Another One Bites The Dust

Released in Early November, Bohemian Rhapsody, a biopic about Queen and flashy frontman Freddie Mercury, broke box office records with a worldwide gross of $539,564,825, which is a culmination of $164.5 million at the domestic box office and $375 million from the foreign market. Needless to say, it was a massive hit. The sensationalism surrounding the film is not surprising, but upon watching, I found it to be a flop.

I’m a big Freddie Mercury fan. His ferocious persona and stage presence is unmatched and I was looking forward to see that translate on screen. However, I found that the movie fell into classic biopic pitfalls: superficial characters, lack of complexity, and a connect-the-dots narrative. The story never really taps into Mercury’s sexuality, which is a shame, because sexuality was such a big part of what made Queen, Queen -- queerness as an artistic force. Not to mention that you can’t discuss Freddie Mercury without talking about sexual expression, especially in a time of sexual oppression.

Other points of focus in the movie are just as perplexing. A significant portion of the plot is dedicated to Paul Prenter, the household villain, who introduces Mercury to the gay underworld of leather and sex and works to further fracture his relationships with his Queen bandmates. But there is little context as to why Prenter plays such a big role. We don’t know why Mercury is so drawn to him; all that we are given to believe is that he’s evil, calculated, and a bad influence. His role lacks purpose. Mercury’s relationship to Mary Austin, his first love, who made enough of an impact on him that he left his estate to her in his will, should have been explored, but the intricacies of their relationship are overlooked and homogenized in favor of an ambiguous, and frankly, opaque story arc.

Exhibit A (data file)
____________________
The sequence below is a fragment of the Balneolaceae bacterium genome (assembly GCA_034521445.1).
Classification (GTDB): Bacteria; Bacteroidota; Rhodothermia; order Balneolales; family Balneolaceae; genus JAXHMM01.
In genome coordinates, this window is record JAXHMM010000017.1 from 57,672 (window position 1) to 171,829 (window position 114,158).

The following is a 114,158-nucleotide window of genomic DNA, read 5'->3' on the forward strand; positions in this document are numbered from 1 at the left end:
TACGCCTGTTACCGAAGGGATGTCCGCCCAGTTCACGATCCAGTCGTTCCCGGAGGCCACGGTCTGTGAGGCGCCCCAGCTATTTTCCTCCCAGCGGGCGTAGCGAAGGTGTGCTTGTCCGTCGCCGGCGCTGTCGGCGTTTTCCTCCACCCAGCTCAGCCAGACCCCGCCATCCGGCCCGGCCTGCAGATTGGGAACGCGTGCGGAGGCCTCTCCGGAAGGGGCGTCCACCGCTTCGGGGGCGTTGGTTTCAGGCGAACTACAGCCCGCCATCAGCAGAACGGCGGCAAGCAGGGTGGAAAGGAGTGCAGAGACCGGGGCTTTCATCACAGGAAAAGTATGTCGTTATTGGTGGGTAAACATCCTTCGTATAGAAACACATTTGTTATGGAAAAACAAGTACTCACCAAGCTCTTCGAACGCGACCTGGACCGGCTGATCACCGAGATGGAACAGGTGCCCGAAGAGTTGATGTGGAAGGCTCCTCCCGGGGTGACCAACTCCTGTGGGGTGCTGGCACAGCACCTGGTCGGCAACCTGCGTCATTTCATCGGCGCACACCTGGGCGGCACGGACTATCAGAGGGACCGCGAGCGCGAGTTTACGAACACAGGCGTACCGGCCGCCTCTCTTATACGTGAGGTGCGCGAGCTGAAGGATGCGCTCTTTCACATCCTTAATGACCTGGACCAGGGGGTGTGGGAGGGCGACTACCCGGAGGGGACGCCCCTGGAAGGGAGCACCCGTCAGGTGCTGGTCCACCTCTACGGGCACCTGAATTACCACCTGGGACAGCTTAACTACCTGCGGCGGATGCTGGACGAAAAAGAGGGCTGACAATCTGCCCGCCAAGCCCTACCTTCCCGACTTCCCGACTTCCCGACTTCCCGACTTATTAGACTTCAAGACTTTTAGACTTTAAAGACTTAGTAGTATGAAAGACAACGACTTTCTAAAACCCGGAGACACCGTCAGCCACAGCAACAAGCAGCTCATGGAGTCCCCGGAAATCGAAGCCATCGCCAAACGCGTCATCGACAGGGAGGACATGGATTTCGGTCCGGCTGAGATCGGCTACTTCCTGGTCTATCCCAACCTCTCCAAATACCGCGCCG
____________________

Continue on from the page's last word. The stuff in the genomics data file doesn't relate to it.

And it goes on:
Beyond just Mercury, the band’s artistic journey is condensed into on-the-nose statements like, “We’ll mix genres and cross boundaries!” The origin stories of their biggest hits like “Another One Bites the Dust” and “We Will Rock You” are addressed in a cursory manner, with little insight into the band’s creative process.

The film’s saving grace is Rami Malek, who has already garnered critical acclaim and Oscar buzz for his performance as Queen’s frontman. He is mesmerizing to watch on screen. The way he walks, the way he talks; he embodies Mercury’s brash spirit. Malek spent a year transforming into Mercury, whom he refers to as a “kaleidoscope human.” Every day, the actor spent four hours on movement, two hours on the piano, two hours on vocals and for the remainder of his day, he’d watch archival footage at home. He was especially attentive to Mercury’s spontaneous and unpredictable energy, telling digital magazine Page Six: “I never let the camera know where I was going. I felt everyone could play catch-up to this character’s moves.” Despite Bohemian Rhapsody’s many faults, Malek nailed the role, and that alone makes the movie worth your watch.

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